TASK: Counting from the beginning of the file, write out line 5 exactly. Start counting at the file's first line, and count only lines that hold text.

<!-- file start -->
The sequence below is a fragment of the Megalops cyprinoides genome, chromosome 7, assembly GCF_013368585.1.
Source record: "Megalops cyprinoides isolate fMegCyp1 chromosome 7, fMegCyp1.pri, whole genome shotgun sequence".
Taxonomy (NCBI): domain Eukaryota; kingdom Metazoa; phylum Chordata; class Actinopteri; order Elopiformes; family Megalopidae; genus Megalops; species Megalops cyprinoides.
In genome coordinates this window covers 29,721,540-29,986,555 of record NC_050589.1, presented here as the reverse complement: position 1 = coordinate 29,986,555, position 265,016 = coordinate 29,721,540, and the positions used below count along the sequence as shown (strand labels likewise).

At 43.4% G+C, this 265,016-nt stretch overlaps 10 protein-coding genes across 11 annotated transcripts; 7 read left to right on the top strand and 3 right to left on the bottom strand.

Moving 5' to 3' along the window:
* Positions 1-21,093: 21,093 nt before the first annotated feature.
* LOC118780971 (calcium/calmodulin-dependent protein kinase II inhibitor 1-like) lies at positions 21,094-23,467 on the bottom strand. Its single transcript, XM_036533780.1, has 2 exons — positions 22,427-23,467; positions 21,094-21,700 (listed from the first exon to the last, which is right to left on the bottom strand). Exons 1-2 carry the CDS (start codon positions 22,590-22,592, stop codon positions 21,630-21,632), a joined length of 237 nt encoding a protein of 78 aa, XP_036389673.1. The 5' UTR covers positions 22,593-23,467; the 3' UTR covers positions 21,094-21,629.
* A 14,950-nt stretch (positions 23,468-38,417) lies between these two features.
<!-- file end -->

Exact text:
At 43.4% G+C, this 265,016-nt stretch overlaps 10 protein-coding genes across 11 annotated transcripts; 7 read left to right on the top strand and 3 right to left on the bottom strand.